Of magically inflated breasts, astounding flat prices and the big bluff
I CANNOT DENY the appeal of the messages to which I am treated when I watch television. Drink this cognac and you too can be a French pseudo-nobleman. Wear this watch and you too can be an English country gent.
Most astonishing recently has been the selling pitch to women for an explosive breath lozenge, Fishermen's Friend. The starlet of the ad swallows one and, pop-pop, her breasts are instantly double their previous size. Hey presto, magic candy, no trip to the plastic surgeon required now.
I suppose it is really no more of an effrontery to viewers than the one that shows how to become as bony as Miss Photogenic by drinking the contents of a small bottle, or another that promises that a brief acquaintance with a slimy mask will make your face as white as the iceberg that sank the Titanic.
Few people are really taken in, you may say, but the evidence suggests otherwise. The rising intensity alone of this bombardment of nonsense strongly indicates that it has met with success.
So what shall we do about truth in advertising? Shall we make it mandatory that advertisers prove the ennobling virtues of cognac and watches if they sell these things on that basis? Shall we insist that Fishermen's Friend's implied claims of breast enlargement be backed up with documented proof of before and after use of a tape measure?
And what should I be told the next time that I play five-card poker and, with a hand that features only a pair of fours, confidently say to the Nervous Nelly across from me, 'see your ten and raise you ten', to watch him fold a full house and let me scoop the table?
How far do we tolerate bluff and when do we decide that it is no longer bluff but fraud and we must act against it? What limits do we set to the legal principle of caveat emptor and when do we decide that it must be caveat vendor?
I ask because of a fracas between the government and the Real Estate Developers' Association (Reda) over required disclosure by developers when selling new flats.
There is widespread suspicion that Sun Hung Kai Properties' claims of having sold a penthouse in its new Arch development for $168 million are not what they appear, that the buyer was given some quiet sweeteners to compensate him for a heavily publicised high price for that flat.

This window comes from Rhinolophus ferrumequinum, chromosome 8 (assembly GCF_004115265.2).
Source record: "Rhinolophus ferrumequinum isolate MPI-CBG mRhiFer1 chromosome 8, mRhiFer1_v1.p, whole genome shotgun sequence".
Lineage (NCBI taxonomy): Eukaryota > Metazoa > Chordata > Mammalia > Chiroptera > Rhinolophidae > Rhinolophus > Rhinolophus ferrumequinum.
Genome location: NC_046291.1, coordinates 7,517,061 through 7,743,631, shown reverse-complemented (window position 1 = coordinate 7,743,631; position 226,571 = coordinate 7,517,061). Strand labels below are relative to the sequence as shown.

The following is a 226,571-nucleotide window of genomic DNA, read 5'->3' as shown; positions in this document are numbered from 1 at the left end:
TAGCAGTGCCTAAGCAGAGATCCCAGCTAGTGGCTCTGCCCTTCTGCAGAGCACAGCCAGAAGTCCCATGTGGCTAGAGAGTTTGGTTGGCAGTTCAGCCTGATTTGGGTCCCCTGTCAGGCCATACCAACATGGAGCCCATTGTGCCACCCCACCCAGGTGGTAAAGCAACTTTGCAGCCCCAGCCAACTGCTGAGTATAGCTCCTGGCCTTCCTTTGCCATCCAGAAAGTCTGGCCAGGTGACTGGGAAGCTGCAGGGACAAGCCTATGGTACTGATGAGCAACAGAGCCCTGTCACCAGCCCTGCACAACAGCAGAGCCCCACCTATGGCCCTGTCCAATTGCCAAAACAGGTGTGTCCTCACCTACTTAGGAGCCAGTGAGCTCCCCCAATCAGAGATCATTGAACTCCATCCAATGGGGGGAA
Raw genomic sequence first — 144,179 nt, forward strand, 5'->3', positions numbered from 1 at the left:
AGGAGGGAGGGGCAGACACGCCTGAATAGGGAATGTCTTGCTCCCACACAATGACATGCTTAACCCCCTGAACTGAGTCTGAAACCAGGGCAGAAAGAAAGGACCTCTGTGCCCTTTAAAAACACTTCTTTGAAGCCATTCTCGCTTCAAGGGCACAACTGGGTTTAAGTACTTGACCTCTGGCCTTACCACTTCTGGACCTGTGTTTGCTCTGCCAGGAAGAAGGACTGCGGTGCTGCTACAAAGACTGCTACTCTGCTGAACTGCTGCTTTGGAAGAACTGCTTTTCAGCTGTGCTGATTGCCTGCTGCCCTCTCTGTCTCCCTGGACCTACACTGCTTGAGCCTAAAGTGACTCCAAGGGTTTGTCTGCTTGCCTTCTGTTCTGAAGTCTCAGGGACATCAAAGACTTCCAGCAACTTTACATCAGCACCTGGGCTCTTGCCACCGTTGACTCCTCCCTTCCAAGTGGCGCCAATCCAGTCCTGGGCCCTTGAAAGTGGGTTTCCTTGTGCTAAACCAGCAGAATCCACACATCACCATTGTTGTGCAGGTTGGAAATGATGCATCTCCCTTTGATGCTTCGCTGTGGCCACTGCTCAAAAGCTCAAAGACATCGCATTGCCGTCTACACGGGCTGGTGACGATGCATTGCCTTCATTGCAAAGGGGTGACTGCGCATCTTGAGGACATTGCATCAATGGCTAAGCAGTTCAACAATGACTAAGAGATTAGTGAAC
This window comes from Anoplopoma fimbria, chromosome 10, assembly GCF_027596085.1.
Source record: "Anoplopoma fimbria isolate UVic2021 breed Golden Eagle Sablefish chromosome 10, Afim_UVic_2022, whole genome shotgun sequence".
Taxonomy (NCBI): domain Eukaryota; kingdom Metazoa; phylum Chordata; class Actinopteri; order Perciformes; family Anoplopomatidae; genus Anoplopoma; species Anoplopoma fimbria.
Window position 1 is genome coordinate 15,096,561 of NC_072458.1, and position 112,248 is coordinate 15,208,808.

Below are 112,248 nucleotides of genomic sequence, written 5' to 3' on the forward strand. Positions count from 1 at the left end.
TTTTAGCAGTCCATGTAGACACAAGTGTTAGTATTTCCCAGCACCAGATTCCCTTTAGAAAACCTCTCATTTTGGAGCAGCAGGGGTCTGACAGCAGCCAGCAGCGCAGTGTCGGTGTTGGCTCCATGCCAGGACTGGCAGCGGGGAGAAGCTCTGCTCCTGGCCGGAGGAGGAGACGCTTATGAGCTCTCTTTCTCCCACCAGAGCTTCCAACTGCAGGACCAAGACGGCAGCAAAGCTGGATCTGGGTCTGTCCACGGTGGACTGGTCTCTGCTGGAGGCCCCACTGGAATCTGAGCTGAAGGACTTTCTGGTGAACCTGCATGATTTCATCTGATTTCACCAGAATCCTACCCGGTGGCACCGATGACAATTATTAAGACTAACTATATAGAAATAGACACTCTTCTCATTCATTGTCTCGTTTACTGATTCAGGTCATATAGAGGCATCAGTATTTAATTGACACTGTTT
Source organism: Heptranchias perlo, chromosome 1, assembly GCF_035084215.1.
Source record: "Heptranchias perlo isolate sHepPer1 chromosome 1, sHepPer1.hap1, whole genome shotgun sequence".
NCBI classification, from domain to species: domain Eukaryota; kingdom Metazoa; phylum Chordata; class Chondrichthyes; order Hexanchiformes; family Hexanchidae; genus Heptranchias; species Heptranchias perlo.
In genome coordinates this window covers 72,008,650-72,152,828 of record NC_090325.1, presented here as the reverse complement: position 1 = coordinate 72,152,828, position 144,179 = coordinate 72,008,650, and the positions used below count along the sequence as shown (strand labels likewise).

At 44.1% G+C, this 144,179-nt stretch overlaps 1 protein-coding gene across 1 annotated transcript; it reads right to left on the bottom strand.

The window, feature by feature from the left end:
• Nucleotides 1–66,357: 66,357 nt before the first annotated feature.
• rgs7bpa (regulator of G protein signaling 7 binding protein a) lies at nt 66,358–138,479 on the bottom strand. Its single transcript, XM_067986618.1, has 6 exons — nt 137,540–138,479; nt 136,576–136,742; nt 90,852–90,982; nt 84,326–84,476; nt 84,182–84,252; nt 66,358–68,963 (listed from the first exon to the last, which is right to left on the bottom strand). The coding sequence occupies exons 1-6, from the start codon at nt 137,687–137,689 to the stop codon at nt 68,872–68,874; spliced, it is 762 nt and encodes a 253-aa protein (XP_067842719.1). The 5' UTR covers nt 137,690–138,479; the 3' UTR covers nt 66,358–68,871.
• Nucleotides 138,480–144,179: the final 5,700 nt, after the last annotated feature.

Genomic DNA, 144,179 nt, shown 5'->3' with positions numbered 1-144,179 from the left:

The temptation to any developer to do this sort of thing is a big one. A transaction at an unusually high price attracts enormous public attention and gives the impression that the property is much more desirable than people might otherwise think. It certainly has more impact than any advertisement could have.
There can be nothing new in my telling you that developers frequently do not resist this temptation. The question for us, however, is whether it constitutes normal market bluff or whether it is fraud.
I have not been privy to the discussions between the government and Reda on where the line should be drawn but it is apparent that the government wants much tighter restrictions than Reda is willing to accept.
I am all for it. If I buy a new flat, I want a choice from a firm price list for all the flats in that development and signed guarantees of the gross and net usable floor area of the flat I buy.
I want to buy property as I buy a brand-name watch, with same recourse open to me if that watch is not what it was billed to be.
But I do not expect the vendor of that watch to stop telling me that I will become an English country gent if I buy it, or that all the girls will ogle me if they see it on my wrist.
I do not know exactly where to draw the line between bluff and fraud in property sales, although I am quite happy to accept that such a line must be drawn, that some developers' claims can be fraudulent and they should be made to pay the full price for fraud if caught.
Equally, however, something in me says that when a developer tries to create illusions about the attractiveness of his latest offering and manages to fool a few people with them, well, fools will always be with us and few endeavours can be quite as fruitless as trying to stop fools and their money from being parted.
Did Sun Hung Kai Properties actually provide potential buyers with a signed and dated affidavit that it had sold that penthouse for $168 million in cash without hidden sweeteners?
No? Then buyer beware. It may have been an underhanded trick but I lean more to calling it bluff than fraud. If you consider this sort of thing a danger to the public, you may find one just as pressing in the public-health risk of some of the lotions and potions peddled on television every night.